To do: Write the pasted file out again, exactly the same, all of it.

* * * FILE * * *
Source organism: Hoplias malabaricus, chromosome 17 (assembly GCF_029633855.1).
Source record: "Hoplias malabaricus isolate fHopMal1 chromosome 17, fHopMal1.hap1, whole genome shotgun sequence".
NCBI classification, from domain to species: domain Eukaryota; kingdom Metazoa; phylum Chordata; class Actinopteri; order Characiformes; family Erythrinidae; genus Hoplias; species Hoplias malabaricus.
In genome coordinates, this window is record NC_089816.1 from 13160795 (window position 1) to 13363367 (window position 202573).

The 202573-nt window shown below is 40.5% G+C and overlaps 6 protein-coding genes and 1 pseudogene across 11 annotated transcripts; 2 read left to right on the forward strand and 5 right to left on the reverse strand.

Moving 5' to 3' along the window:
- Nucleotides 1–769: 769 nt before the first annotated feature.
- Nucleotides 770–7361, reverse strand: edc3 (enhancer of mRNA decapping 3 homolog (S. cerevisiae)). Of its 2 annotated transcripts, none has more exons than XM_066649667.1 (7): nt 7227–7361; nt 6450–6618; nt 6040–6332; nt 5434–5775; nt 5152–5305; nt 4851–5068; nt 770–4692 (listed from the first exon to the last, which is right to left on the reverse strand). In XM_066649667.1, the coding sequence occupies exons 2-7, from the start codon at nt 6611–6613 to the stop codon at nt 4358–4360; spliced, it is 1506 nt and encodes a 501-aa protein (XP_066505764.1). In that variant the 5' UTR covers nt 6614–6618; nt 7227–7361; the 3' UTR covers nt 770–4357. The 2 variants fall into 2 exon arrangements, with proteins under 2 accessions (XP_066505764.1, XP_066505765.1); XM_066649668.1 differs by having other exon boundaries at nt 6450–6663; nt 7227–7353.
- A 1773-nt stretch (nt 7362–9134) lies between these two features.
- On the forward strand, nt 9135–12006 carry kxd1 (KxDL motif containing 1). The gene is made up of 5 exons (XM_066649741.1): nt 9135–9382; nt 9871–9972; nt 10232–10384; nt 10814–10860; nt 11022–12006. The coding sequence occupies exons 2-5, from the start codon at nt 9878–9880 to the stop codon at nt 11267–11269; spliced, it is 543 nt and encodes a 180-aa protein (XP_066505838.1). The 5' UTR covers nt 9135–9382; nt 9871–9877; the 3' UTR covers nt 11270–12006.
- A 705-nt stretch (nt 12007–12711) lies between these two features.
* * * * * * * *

Source organism: Hoplias malabaricus, chromosome 17 (assembly GCF_029633855.1).
Source record: "Hoplias malabaricus isolate fHopMal1 chromosome 17, fHopMal1.hap1, whole genome shotgun sequence".
NCBI classification, from domain to species: domain Eukaryota; kingdom Metazoa; phylum Chordata; class Actinopteri; order Characiformes; family Erythrinidae; genus Hoplias; species Hoplias malabaricus.
In genome coordinates, this window is record NC_089816.1 from 13160795 (window position 1) to 13363367 (window position 202573).

The 202573-nt window shown below is 40.5% G+C and overlaps 6 protein-coding genes and 1 pseudogene across 11 annotated transcripts; 2 read left to right on the forward strand and 5 right to left on the reverse strand.

Moving 5' to 3' along the window:
- Nucleotides 1–769: 769 nt before the first annotated feature.
- Nucleotides 770–7361, reverse strand: edc3 (enhancer of mRNA decapping 3 homolog (S. cerevisiae)). Of its 2 annotated transcripts, none has more exons than XM_066649667.1 (7): nt 7227–7361; nt 6450–6618; nt 6040–6332; nt 5434–5775; nt 5152–5305; nt 4851–5068; nt 770–4692 (listed from the first exon to the last, which is right to left on the reverse strand). In XM_066649667.1, the coding sequence occupies exons 2-7, from the start codon at nt 6611–6613 to the stop codon at nt 4358–4360; spliced, it is 1506 nt and encodes a 501-aa protein (XP_066505764.1). In that variant the 5' UTR covers nt 6614–6618; nt 7227–7361; the 3' UTR covers nt 770–4357. The 2 variants fall into 2 exon arrangements, with proteins under 2 accessions (XP_066505764.1, XP_066505765.1); XM_066649668.1 differs by having other exon boundaries at nt 6450–6663; nt 7227–7353.
- A 1773-nt stretch (nt 7362–9134) lies between these two features.
- On the forward strand, nt 9135–12006 carry kxd1 (KxDL motif containing 1). The gene is made up of 5 exons (XM_066649741.1): nt 9135–9382; nt 9871–9972; nt 10232–10384; nt 10814–10860; nt 11022–12006. The coding sequence occupies exons 2-5, from the start codon at nt 9878–9880 to the stop codon at nt 11267–11269; spliced, it is 543 nt and encodes a 180-aa protein (XP_066505838.1). The 5' UTR covers nt 9135–9382; nt 9871–9877; the 3' UTR covers nt 11270–12006.
- A 705-nt stretch (nt 12007–12711) lies between these two features.